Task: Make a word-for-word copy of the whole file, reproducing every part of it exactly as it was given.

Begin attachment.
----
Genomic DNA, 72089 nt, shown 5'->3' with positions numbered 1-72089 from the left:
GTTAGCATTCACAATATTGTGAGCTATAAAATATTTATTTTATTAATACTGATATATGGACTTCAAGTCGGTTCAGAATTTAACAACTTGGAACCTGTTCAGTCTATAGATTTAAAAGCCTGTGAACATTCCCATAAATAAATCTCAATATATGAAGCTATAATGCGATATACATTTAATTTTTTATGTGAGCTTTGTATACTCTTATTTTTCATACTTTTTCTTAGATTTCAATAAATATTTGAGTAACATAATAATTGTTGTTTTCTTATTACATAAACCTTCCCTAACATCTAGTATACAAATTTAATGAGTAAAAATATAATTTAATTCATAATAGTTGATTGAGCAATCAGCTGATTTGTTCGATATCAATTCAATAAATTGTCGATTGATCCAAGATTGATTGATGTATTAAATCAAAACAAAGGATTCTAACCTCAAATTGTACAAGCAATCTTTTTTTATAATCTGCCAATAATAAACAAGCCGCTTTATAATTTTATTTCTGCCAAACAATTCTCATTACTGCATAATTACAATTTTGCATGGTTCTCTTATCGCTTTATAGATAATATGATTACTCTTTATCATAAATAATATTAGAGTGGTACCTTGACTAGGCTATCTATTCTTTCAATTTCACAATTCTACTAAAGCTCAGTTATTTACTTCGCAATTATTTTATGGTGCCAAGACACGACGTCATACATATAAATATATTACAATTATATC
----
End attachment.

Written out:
Genomic DNA, 72089 nt, shown 5'->3' with positions numbered 1-72089 from the left:
GTTAGCATTCACAATATTGTGAGCTATAAAATATTTATTTTATTAATACTGATATATGGACTTCAAGTCGGTTCAGAATTTAACAACTTGGAACCTGTTCAGTCTATAGATTTAAAAGCCTGTGAACATTCCCATAAATAAATCTCAATATATGAAGCTATAATGCGATATACATTTAATTTTTTATGTGAGCTTTGTATACTCTTATTTTTCATACTTTTTCTTAGATTTCAATAAATATTTGAGTAACATAATAATTGTTGTTTTCTTATTACATAAACCTTCCCTAACATCTAGTATACAAATTTAATGAGTAAAAATATAATTTAATTCATAATAGTTGATTGAGCAATCAGCTGATTTGTTCGATATCAATTCAATAAATTGTCGATTGATCCAAGATTGATTGATGTATTAAATCAAAACAAAGGATTCTAACCTCAAATTGTACAAGCAATCTTTTTTTATAATCTGCCAATAATAAACAAGCCGCTTTATAATTTTATTTCTGCCAAACAATTCTCATTACTGCATAATTACAATTTTGCATGGTTCTCTTATCGCTTTATAGATAATATGATTACTCTTTATCATAAATAATATTAGAGTGGTACCTTGACTAGGCTATCTATTCTTTCAATTTCACAATTCTACTAAAGCTCAGTTATTTACTTCGCAATTATTTTATGGTGCCAAGACACGACGTCATACATATAAATATATTACAATTATATC